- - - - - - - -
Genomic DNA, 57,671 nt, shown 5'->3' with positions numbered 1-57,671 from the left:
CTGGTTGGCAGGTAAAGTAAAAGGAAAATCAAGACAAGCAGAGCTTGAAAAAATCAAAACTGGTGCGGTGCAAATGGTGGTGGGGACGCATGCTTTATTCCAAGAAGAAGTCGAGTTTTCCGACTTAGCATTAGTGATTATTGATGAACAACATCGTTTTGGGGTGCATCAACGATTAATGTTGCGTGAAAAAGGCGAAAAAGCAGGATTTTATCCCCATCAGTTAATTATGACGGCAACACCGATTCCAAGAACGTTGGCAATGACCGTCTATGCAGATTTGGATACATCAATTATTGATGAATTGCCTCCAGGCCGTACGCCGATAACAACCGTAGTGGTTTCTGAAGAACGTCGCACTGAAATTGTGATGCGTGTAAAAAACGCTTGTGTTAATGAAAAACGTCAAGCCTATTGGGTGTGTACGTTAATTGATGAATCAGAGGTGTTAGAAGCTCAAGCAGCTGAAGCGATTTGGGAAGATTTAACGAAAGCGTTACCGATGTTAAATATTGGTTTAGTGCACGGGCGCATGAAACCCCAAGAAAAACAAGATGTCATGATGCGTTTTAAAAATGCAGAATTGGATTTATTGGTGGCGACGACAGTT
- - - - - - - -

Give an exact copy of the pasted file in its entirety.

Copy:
Genomic DNA, 57,671 nt, shown 5'->3' with positions numbered 1-57,671 from the left:
CTGGTTGGCAGGTAAAGTAAAAGGAAAATCAAGACAAGCAGAGCTTGAAAAAATCAAAACTGGTGCGGTGCAAATGGTGGTGGGGACGCATGCTTTATTCCAAGAAGAAGTCGAGTTTTCCGACTTAGCATTAGTGATTATTGATGAACAACATCGTTTTGGGGTGCATCAACGATTAATGTTGCGTGAAAAAGGCGAAAAAGCAGGATTTTATCCCCATCAGTTAATTATGACGGCAACACCGATTCCAAGAACGTTGGCAATGACCGTCTATGCAGATTTGGATACATCAATTATTGATGAATTGCCTCCAGGCCGTACGCCGATAACAACCGTAGTGGTTTCTGAAGAACGTCGCACTGAAATTGTGATGCGTGTAAAAAACGCTTGTGTTAATGAAAAACGTCAAGCCTATTGGGTGTGTACGTTAATTGATGAATCAGAGGTGTTAGAAGCTCAAGCAGCTGAAGCGATTTGGGAAGATTTAACGAAAGCGTTACCGATGTTAAATATTGGTTTAGTGCACGGGCGCATGAAACCCCAAGAAAAACAAGATGTCATGATGCGTTTTAAAAATGCAGAATTGGATTTATTGGTGGCGACGACAGTT